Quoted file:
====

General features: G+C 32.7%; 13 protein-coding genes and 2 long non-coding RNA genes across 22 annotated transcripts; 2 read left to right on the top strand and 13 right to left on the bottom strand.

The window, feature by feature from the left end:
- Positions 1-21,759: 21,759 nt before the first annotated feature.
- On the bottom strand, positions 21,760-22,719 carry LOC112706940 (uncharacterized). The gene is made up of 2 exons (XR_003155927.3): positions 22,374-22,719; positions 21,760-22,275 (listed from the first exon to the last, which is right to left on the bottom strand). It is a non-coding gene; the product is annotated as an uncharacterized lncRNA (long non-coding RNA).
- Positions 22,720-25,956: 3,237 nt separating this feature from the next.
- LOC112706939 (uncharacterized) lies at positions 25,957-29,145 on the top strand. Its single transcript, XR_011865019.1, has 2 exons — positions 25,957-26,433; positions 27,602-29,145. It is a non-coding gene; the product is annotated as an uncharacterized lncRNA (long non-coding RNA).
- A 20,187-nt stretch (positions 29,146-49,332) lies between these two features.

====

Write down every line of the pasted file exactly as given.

General features: G+C 32.7%; 13 protein-coding genes and 2 long non-coding RNA genes across 22 annotated transcripts; 2 read left to right on the top strand and 13 right to left on the bottom strand.

The window, feature by feature from the left end:
- Positions 1-21,759: 21,759 nt before the first annotated feature.
- On the bottom strand, positions 21,760-22,719 carry LOC112706940 (uncharacterized). The gene is made up of 2 exons (XR_003155927.3): positions 22,374-22,719; positions 21,760-22,275 (listed from the first exon to the last, which is right to left on the bottom strand). It is a non-coding gene; the product is annotated as an uncharacterized lncRNA (long non-coding RNA).
- Positions 22,720-25,956: 3,237 nt separating this feature from the next.
- LOC112706939 (uncharacterized) lies at positions 25,957-29,145 on the top strand. Its single transcript, XR_011865019.1, has 2 exons — positions 25,957-26,433; positions 27,602-29,145. It is a non-coding gene; the product is annotated as an uncharacterized lncRNA (long non-coding RNA).
- A 20,187-nt stretch (positions 29,146-49,332) lies between these two features.